Dog Guy

Thu, Dec 2, 2010 : 11:14 p.m.

Well, johnnya2, this naysayer would have the city fill in the muggatorium hole and repave the parking lot next to the library. If a conference center is built, they will not come. Eventually, the story will be told of who benefitted and how and history will certainly reveal this as Ann Arbor's most corrupt political era.


Thu, Dec 2, 2010 : 9:17 p.m.

1. What would all the naysayers have the city do with the area? City density is a goal and should be maintained. Having more activity downtown is preferable to the city than the hotels and shopping areas which go to Pittsfield Twp. 2. How this effects Eagle Crest should NOT be a concern. There is no benefit to the city from this hotel. 3. For those who want to whine about the old Hilton which was supposed to be a convention center. They didn't build the center, so how can you compare the two. I'd also suggest you look at what year that was. Things change. 4. The design is a CONCEPT. It will not be the final approved design. All projects come up with an off the wall idea and then before it is completed things are changed. 5. The Sheraton can not handle the size events. Having held events there in the past, we have since moved our events to the Rock Financial Center. This is projected to be about a tenth that size, but could easily handle many conferences, conventions and trade shows that a typical hotel can not.


Thu, Dec 2, 2010 : 8:52 p.m.

Do we need regulatory design standards in this city?


Thu, Dec 2, 2010 : 8:18 p.m.

Have I read this correctly? The City is considering this magnitude of expense and fiduciary risk for $273,731 per year? What? It's the type of scenario that makes the bleak midwinter seem warm and bright. What the heck are they thinking?


Thu, Dec 2, 2010 : 8:08 p.m.

Bother--I posted this to the previous story before realizing there had been an update. The consultant's report is not a feasibility study. It relies on interviews with only 6 "stakeholders," which is a curious notion since Ann Arbor residents would be the primary stakeholders. I recommend a look at a thought-provoking piece about the far-reaching and questionable economic, social and architectural impact of convention centers that appeared last summer in Next American City's online magazine:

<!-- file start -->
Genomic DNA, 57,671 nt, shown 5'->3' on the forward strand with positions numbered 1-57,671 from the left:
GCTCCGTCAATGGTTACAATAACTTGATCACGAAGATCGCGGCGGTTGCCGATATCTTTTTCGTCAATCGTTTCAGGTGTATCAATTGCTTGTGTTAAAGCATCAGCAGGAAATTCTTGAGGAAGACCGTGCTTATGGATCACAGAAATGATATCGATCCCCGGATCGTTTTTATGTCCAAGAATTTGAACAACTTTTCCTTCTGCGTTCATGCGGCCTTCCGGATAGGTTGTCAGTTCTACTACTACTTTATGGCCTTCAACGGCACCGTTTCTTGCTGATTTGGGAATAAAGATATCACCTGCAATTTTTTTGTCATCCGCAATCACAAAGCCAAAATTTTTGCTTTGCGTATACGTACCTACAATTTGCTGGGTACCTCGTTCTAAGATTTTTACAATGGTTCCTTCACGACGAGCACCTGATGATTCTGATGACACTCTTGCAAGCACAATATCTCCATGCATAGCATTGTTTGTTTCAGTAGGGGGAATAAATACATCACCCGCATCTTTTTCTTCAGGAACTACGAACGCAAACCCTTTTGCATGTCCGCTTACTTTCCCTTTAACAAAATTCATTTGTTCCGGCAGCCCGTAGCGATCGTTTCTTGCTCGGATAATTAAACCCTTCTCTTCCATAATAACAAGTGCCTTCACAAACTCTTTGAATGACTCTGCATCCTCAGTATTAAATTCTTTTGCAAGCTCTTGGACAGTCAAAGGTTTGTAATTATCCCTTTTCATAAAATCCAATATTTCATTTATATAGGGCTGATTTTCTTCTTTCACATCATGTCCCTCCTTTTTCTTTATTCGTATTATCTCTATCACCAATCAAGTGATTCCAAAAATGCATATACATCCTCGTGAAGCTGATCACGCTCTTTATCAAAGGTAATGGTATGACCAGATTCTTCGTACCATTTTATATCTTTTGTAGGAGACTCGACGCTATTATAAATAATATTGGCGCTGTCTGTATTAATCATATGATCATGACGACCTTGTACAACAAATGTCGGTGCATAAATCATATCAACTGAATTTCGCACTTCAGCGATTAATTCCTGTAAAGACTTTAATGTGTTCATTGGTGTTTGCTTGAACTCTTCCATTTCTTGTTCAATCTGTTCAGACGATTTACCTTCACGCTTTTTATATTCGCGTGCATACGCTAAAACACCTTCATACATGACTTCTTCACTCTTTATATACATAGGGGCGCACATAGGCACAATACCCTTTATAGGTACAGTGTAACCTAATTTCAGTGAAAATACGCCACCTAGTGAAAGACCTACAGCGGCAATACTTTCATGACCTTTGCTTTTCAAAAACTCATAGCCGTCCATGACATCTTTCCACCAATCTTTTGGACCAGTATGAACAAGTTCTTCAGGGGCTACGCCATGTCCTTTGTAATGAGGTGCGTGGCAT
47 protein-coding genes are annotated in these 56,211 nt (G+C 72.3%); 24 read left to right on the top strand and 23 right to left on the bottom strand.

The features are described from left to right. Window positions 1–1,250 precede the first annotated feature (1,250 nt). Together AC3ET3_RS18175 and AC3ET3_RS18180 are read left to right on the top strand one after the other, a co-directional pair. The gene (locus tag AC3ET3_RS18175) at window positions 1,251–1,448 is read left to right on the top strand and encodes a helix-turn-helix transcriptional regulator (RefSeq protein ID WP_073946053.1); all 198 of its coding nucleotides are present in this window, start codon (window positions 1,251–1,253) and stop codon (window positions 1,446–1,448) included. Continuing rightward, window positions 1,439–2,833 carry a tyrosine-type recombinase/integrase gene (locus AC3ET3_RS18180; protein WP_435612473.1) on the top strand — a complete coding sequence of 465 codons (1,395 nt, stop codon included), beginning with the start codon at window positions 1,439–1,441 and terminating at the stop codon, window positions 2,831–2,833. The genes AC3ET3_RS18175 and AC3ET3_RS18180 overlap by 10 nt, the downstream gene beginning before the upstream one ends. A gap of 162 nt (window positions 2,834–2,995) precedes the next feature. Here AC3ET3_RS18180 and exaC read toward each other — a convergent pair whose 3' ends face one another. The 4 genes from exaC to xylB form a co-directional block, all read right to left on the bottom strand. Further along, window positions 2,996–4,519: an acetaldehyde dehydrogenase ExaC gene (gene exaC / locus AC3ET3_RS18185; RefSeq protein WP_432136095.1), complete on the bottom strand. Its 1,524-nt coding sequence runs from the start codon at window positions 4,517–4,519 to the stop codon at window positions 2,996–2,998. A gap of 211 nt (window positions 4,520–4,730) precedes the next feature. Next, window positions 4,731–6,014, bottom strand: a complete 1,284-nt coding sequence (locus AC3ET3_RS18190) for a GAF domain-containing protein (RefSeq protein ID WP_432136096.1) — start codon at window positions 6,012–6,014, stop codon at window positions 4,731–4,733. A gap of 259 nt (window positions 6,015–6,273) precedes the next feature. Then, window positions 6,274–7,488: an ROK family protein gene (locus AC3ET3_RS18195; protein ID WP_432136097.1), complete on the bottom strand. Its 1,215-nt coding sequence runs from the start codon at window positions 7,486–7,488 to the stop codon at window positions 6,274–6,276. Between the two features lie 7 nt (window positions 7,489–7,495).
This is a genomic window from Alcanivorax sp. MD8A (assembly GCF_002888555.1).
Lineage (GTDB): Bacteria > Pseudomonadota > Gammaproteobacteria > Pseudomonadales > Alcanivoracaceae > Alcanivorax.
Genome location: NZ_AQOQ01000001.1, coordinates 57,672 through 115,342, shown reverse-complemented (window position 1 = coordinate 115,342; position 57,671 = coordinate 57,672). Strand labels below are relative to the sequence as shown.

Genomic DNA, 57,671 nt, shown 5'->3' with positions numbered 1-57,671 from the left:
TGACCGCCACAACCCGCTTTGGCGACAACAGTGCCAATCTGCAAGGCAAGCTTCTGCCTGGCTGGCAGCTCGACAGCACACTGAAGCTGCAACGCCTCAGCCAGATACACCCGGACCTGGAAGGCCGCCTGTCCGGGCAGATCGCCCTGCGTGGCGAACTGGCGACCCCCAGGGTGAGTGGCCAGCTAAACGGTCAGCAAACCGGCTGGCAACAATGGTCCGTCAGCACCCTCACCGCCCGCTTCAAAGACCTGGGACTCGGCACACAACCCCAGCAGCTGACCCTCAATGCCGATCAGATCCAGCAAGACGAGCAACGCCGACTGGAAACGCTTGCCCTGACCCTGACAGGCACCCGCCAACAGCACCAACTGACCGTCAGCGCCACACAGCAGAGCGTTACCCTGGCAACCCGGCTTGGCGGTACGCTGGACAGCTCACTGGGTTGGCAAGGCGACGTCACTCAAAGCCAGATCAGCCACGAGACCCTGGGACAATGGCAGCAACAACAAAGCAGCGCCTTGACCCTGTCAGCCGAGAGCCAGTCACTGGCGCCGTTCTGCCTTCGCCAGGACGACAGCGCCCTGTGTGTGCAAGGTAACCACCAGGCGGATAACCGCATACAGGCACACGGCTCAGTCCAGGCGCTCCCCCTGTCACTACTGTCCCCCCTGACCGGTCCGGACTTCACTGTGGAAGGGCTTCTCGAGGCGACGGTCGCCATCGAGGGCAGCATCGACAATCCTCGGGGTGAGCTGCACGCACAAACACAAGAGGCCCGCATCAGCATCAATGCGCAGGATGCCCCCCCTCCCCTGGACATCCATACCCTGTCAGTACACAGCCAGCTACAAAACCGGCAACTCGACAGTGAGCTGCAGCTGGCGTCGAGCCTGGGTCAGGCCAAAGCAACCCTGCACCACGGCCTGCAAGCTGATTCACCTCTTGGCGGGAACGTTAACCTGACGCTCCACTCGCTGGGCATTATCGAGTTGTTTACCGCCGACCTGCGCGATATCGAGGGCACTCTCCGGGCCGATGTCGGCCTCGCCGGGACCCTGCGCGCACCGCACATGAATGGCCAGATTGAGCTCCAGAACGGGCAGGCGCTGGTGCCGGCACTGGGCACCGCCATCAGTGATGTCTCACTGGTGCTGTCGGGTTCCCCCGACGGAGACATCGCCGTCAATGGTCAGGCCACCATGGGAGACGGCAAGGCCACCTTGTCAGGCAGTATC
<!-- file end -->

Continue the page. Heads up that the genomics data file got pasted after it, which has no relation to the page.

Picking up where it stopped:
Craig Lounsbury

Thu, Dec 2, 2010 : 8:02 p.m.

DeeDee@ "This is a hideous design,..." Too funny, those were almost the exact words that came to my mind when I saw the picture. I thought "that" instead of "this". The rest was verbatim. I scrolled down to the comment section wondering if anyone else thought the same thing.


Thu, Dec 2, 2010 : 6:01 p.m.

Four Points Sheraton has great facilities and is right by the freeway to jump to the airport and the mall. There are downtown shuttles all the time. Whats the deal here, where's this study that shows Ann Arbor "NEEDS" a conference center which simply won't take business from the surrounding facilities? Sounds like the DDA simply has too much money to throw around. Time to absorb the DDA wholly by the City as a revenue source to balance the budget and stop throwing away funds for expensive parking holes and the like.


Thu, Dec 2, 2010 : 5:56 p.m.

We are unalterably opposed to this project. It is not needed; it is aesthetically extremely displeasing and we can envision a situation such as currently exists on Broadway. We urge everyone to contact their Councilpersons and demand that this proposed plan be subjected to a referendum before any decision is made. We would venture to guess that an overwhelming majority would be in opposition. Furthermore, has anyone investigated the Roxbury Group and ascertained their interest in this project?

Snarf Oscar Boondoggle

Thu, Dec 2, 2010 : 5:52 p.m.

i;ll be damnmnmnmned before i woeld permit a capitalistic enterprise (private business) to shovel a risk-burden onto taxzpayers that they themselves refuse to take!... oh, btw, has zanyone done an a2 occupancy survey covering at least the last five years? i;ll bet the developer has! further, what part of blinds council from lookiing into the future?


Thu, Dec 2, 2010 : 5:37 p.m.